If not Lucic, is there another forward in the league who's a legitimate straight-up option for the Oilers?

I think we're better to hold on to all four for now...although if I am forced to trade one, it's still Eberle. I don't think the ceiling is as high for him as it is for Yakupov. Great players both, and I wouldn't advocate getting rid of either, but I think long-run, Yakupov is the more important piece.

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#13 westcoastoil
October 21 2013, 01:44PM
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Trading Yak scares the hell out of me until you know what you actually have unless you get a true #1 D back and that happens once every 4 years or so.

If you look at the elite D in the league, 99% of the time a team with either drafted him, or got him via FA. The only possible deal I could see that makes sense for both sides would be some kind of combo involving Yak and OEL - and if I'm Phoenix I'm not in a rush to make that trade.

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#14 fluxite
October 21 2013, 02:08PM
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Stop this one man push to trade yak!

If u do that, u may as well trade gags 2

Its a stupid move

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#15 @stevegregson02
October 21 2013, 02:48PM
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I don't have a lot of faith in Oiler management or coaching but for the love of sweet Jesus I hope no one is stupid enough to trade Yakupov this or next season while he's on his ELC. Really Gregor?? First you throw out "alternative" medicine to help change the room energy in edmonton to help aid injuries. Now you examine the history of trading 1st overall picks and more less conclude tht it works out half of the time. How about we hope the Oilers use logic and don't jump the gun on trading a player who at 54 games into his career has the same amount of pts and goals as Hall and Tavares. Jesus h chakra Christ

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#16 Jay
October 21 2013, 03:28PM
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Trade yakupov? Leave it to edmonton to get 3 1st overalls and then trade the best one of them away!!!

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#17 DSF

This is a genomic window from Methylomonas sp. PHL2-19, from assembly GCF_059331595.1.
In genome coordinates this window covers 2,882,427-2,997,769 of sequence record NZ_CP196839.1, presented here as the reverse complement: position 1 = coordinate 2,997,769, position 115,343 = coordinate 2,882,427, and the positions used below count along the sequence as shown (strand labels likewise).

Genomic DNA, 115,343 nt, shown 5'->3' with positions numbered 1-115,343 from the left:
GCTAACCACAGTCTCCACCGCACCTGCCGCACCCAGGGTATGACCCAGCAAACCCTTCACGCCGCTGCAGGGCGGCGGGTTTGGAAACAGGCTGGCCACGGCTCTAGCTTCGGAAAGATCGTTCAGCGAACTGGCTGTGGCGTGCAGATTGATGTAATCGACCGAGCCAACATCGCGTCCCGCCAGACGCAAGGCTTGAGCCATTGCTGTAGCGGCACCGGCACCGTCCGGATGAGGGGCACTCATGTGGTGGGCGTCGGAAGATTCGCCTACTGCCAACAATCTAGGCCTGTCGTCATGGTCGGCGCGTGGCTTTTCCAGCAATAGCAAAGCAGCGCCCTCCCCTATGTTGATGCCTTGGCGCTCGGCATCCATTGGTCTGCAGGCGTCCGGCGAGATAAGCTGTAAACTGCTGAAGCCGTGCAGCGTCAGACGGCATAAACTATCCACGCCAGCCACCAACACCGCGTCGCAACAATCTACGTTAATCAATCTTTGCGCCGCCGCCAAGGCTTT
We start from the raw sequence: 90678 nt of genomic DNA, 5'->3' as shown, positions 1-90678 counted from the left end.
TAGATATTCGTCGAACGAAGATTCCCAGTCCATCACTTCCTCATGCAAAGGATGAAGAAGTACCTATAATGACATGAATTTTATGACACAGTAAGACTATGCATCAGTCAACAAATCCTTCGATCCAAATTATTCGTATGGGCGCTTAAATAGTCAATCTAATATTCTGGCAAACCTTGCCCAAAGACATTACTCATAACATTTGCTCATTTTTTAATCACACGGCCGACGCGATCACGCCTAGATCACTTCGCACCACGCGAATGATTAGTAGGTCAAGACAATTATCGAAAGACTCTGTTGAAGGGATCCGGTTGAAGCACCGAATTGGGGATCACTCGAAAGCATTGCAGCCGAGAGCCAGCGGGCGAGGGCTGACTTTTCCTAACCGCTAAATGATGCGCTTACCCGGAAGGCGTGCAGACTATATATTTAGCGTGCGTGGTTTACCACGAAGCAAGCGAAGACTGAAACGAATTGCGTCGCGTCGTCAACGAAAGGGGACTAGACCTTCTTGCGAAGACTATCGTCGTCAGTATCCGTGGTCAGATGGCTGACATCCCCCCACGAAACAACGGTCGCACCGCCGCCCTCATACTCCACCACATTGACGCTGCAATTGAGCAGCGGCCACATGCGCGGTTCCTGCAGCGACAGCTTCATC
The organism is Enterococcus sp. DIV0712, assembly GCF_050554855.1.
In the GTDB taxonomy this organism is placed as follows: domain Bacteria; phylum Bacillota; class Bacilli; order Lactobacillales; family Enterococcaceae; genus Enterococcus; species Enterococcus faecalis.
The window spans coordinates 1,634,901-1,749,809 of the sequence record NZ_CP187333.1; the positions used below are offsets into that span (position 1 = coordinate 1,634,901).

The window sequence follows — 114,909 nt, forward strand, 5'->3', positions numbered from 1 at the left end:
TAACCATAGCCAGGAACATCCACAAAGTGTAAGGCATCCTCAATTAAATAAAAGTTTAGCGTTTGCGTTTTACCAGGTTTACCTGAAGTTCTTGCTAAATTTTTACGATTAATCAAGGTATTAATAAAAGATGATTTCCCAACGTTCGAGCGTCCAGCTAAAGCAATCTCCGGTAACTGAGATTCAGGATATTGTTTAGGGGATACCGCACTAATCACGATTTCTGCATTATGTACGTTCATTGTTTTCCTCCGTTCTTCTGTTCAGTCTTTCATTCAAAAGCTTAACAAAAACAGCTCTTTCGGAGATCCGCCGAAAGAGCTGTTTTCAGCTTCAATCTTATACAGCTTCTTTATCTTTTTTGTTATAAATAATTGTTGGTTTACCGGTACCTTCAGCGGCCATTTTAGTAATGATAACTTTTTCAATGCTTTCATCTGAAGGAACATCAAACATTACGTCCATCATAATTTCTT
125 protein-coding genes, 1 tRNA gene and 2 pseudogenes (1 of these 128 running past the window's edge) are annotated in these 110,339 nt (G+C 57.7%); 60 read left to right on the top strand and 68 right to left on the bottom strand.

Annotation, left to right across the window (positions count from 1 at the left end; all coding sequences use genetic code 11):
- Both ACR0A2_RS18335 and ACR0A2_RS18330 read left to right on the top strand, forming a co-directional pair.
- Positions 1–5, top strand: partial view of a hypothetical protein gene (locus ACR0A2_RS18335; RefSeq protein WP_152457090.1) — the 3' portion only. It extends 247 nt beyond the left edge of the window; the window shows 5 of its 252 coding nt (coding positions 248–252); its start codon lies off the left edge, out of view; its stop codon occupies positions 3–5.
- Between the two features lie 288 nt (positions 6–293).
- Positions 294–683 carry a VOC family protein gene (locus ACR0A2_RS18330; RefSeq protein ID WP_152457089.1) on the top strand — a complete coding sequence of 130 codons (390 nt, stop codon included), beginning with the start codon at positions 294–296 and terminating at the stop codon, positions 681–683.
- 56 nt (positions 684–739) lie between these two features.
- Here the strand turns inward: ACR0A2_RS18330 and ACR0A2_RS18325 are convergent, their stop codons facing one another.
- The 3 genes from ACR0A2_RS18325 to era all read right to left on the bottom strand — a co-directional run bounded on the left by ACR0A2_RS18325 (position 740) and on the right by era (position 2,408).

October 21 2013, 05:31PM
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Spydyr wrote:

Seems as though someone is trying to poach may handle.Sadly they can not spell it right.

Can't fight stupid.

Can't fix it either.

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#18 Quicksilver ballet
October 21 2013, 07:12PM
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DSF wrote:

Of course Kane and Toews won the Stanley Cup when Kane was Hall's age.

That team had Hossa, Brouwer, Bfugulien, Dave Bolland and others.

The Oilers don't have equivalencies for those types of players.

The Oil don't even have cap room for players such as this. They're so mismanaged their only option is to plug in AHL'ers all over the bottom 6 roster spots. This Kevin Lowe inspired Infinibuild has started to take hold.

#keepinitreal

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#19 Scooter
October 21 2013, 12:47PM
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I hate to say it. But I would rather be patient. Hemsky gone eventually, usually one of the top line injured. I think the oilers need yak. What top Dman could we trade for ? None that I see. Will only ever happen if the Cap makes it happen down the road.

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#20 Bronson
October 21 2013, 03:47PM
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I'll take yak over any other player on this team. Trade anyone else

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#21 Mac962
October 21 2013, 04:39PM
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Tootoo - slight risk , a real fireplug. At what price ? Lander ? Jones ? depends on Detroits need. Playing in Canada's most northern city could pump this guy. As if he needs it. He makes you look over your shoulder as a D man. Something we do not have. What would the Wings want for him ?

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#22 Spydyr
October 21 2013, 05:23PM
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Spydyr wrote:

Seems as though someone is trying to poach may handle.Sadly they can not spell it right.

Can't fight stupid.

How can they poach your handle if they spell it wrong you half- witted retread!

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#23 DSF
October 21 2013, 07:20PM
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madjam wrote:

The younger Colorado team looks like the team we were supposed to look like this year .

Build from the back end out and up the middle and look what happens!!!

Strong goaltending √

Strength down the middle √

Defense could still use some work but adding Benoit and Sarich is working so far.

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#24 DonDon
October 21 2013, 03:33PM
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If we're being very clinical about this discussion, should the Oil trade any of their top draft choices, Hall's name should up front. Some speak of Yak as one dimensional, if we're being honest here isn't Hall? Besides, Hall seems prone to injury and may have a short career. Better to deal him now while his market value is still high?

This team is a long way from competing for the SC. It is missing two NHL centres, at least one top paring D and, overall, is too small to play with the big teams who can physically push them around.

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#25 DSF
October 21 2013, 05:37PM
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oilers2k10 wrote: